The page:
Thanks to the many superhero movies and shows that have flooded theaters and streaming services, people are by now well familiar with the superhero origin story. Once the hero is bitten by a radioactive animal, caught in a nuclear bomb explosion, or discovered they get powers while under a yellow sun, they choose a costume, a superhero moniker, and begin fighting crime. That’s the basic story of Night Club, Volume One; written by Mark Millar and illustrated by Juanan Ramirez, except this story includes an intoxicating, bloody blend of vampire tropes.
The hero in question is Danny Garcia, a high school student and future viral sensation who is gravely injured in a stunt gone wrong. Lying in the hospital with a series of broken bones, young Daniel is visited by a vampire who recruits the young man in a war with other, more murderous vampires. But Danny doesn’t want to be just a soldier in an immortal war. He can take being shot, climb walls, and transform himself into mist or a swarm of bats. All he and his friends Sam and Amy need are luchadore masks, and some extra clothing to keep out the sun, to become superheroes who save the day while recording their exploits to put up on social media.
Some might be familiar with Millar’s more out there works like Wanted and American Jesus, but Night Club, reflects a more traditional approach to its superheroes. Millar’s story relies on the tried and true formula of typical superhero origin stories. Once Danny discovers his powers, he and his friends (whom he recently turned into vampires) enjoy their superhuman abilities until they encounter a larger and deadlier threat, which is a family of older vampires who murder rather indiscriminately. Millar doesn’t reinvent the wheel here. He simply smashes vampires and superhero tropes together, but Millar, who has also written several superhero comics for Marvel, tells a fun superhero story.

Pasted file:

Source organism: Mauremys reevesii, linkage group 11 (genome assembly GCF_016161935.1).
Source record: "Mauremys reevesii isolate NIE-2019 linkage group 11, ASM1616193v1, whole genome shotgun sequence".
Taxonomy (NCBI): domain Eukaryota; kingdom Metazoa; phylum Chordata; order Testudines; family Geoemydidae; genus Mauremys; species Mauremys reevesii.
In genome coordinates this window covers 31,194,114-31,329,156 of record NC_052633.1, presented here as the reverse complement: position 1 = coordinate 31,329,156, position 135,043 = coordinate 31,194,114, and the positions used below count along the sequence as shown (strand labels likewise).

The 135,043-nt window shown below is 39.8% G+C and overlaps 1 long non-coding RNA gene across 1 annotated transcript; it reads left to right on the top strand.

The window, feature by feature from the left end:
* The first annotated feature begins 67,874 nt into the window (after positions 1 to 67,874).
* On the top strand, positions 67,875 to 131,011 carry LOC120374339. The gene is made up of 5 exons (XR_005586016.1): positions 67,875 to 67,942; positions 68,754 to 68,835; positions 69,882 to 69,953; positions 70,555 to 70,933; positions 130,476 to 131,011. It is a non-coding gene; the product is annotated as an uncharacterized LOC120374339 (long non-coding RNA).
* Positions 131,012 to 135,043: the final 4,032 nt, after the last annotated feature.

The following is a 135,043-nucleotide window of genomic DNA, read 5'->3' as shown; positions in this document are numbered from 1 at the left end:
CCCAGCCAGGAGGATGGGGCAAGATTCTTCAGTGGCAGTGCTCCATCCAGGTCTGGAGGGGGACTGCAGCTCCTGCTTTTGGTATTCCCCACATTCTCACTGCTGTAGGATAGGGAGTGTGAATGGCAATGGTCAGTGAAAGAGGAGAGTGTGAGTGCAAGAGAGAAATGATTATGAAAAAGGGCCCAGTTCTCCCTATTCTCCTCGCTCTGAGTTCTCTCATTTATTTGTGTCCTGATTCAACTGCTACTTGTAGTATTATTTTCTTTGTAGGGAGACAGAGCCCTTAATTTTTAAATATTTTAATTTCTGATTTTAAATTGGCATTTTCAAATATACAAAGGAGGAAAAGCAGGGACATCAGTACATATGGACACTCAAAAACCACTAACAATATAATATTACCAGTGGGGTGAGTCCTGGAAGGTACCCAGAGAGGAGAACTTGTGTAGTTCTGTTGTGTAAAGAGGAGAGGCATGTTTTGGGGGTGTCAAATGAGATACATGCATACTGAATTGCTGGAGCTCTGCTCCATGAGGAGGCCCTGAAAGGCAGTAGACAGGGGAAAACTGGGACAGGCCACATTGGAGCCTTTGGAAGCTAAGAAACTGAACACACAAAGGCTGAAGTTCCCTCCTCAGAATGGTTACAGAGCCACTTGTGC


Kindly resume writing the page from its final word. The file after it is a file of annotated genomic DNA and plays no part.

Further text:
That superhero energy is maintained thanks to the dynamic artwork of Ramirez, who depicts these teen heroes as leaping from car to car, exploding into a swarm of bats, and baring their teeth at criminals. That style, along with the designs of their superhero costumes, enforces the idea that this book is a superhero story that just happens to feature vampires. Being that these heroes are vampires, Ramirez also depicts the necessary amount of blood and violence to show that these heroic vampires are still vampires who drink blood and who tend to combust when exposed to sunlight.
This book will soon have a show on Netflix, but Millar and Ramirez’s book works well beyond being a media tie-in. Though this book happens to feature creatures of the night, this superhero story has more in common with Spider-Man than the Crow, less about revenge and more about teenage power fantasies. This book’s teeth might put it in the adult section, but it seems tailor-made for adult superhero fans who loved watching Spider-Man swing above the New York streets and who’ve watched vampire movies like The Lost Boys multiple times.
Night Club Volume One
By Mark Millar
Art by Juanan Ramirez
Publisher Age Rating: 16 years and up
Related media: Comic to TV
NFNT Age Recommendation: Adult (18+), Older Teen (16-18)